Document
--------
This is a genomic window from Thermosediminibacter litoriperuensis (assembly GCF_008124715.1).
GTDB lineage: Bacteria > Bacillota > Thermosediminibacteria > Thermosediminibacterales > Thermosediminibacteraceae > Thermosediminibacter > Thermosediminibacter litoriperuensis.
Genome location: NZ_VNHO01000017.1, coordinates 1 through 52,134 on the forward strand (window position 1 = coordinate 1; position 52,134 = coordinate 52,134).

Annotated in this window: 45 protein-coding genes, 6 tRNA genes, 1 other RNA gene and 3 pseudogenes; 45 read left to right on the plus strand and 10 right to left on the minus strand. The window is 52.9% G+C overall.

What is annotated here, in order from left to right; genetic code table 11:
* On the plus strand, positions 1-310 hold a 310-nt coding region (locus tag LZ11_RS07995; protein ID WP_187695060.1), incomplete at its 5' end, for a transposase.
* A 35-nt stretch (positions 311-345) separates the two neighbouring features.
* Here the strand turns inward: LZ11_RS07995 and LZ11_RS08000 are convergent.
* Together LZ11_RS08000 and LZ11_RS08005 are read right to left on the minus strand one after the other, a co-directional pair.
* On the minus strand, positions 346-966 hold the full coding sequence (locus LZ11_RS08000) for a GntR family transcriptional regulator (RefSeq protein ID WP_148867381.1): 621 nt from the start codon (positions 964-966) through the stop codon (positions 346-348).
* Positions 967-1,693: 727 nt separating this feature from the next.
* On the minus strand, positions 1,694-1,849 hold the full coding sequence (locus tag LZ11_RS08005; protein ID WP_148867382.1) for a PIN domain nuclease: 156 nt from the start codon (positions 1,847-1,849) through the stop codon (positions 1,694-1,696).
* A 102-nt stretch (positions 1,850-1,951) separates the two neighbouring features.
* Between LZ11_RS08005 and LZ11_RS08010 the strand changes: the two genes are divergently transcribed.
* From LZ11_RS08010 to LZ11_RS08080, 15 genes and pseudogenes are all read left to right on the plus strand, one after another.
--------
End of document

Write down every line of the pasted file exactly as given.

This is a genomic window from Thermosediminibacter litoriperuensis (assembly GCF_008124715.1).
GTDB lineage: Bacteria > Bacillota > Thermosediminibacteria > Thermosediminibacterales > Thermosediminibacteraceae > Thermosediminibacter > Thermosediminibacter litoriperuensis.
Genome location: NZ_VNHO01000017.1, coordinates 1 through 52,134 on the forward strand (window position 1 = coordinate 1; position 52,134 = coordinate 52,134).

Annotated in this window: 45 protein-coding genes, 6 tRNA genes, 1 other RNA gene and 3 pseudogenes; 45 read left to right on the plus strand and 10 right to left on the minus strand. The window is 52.9% G+C overall.

What is annotated here, in order from left to right; genetic code table 11:
* On the plus strand, positions 1-310 hold a 310-nt coding region (locus tag LZ11_RS07995; protein ID WP_187695060.1), incomplete at its 5' end, for a transposase.
* A 35-nt stretch (positions 311-345) separates the two neighbouring features.
* Here the strand turns inward: LZ11_RS07995 and LZ11_RS08000 are convergent.
* Together LZ11_RS08000 and LZ11_RS08005 are read right to left on the minus strand one after the other, a co-directional pair.
* On the minus strand, positions 346-966 hold the full coding sequence (locus LZ11_RS08000) for a GntR family transcriptional regulator (RefSeq protein ID WP_148867381.1): 621 nt from the start codon (positions 964-966) through the stop codon (positions 346-348).
* Positions 967-1,693: 727 nt separating this feature from the next.
* On the minus strand, positions 1,694-1,849 hold the full coding sequence (locus tag LZ11_RS08005; protein ID WP_148867382.1) for a PIN domain nuclease: 156 nt from the start codon (positions 1,847-1,849) through the stop codon (positions 1,694-1,696).
* A 102-nt stretch (positions 1,850-1,951) separates the two neighbouring features.
* Between LZ11_RS08005 and LZ11_RS08010 the strand changes: the two genes are divergently transcribed.
* From LZ11_RS08010 to LZ11_RS08080, 15 genes and pseudogenes are all read left to right on the plus strand, one after another.